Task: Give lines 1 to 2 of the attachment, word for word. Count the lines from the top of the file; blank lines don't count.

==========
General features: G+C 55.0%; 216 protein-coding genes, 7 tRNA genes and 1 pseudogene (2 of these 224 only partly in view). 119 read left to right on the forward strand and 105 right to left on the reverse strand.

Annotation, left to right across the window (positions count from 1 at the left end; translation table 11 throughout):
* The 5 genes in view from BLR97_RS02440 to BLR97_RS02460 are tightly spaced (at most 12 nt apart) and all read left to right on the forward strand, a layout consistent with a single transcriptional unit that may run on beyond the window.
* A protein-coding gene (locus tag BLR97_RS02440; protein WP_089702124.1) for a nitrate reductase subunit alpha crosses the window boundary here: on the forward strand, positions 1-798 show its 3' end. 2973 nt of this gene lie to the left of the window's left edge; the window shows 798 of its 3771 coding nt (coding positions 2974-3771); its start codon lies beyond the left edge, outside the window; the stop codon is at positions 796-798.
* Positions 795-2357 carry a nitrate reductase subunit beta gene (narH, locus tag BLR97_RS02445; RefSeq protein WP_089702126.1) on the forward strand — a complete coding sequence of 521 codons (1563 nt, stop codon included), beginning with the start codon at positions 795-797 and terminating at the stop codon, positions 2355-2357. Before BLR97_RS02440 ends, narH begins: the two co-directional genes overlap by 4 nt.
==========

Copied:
General features: G+C 55.0%; 216 protein-coding genes, 7 tRNA genes and 1 pseudogene (2 of these 224 only partly in view). 119 read left to right on the forward strand and 105 right to left on the reverse strand.

Annotation, left to right across the window (positions count from 1 at the left end; translation table 11 throughout):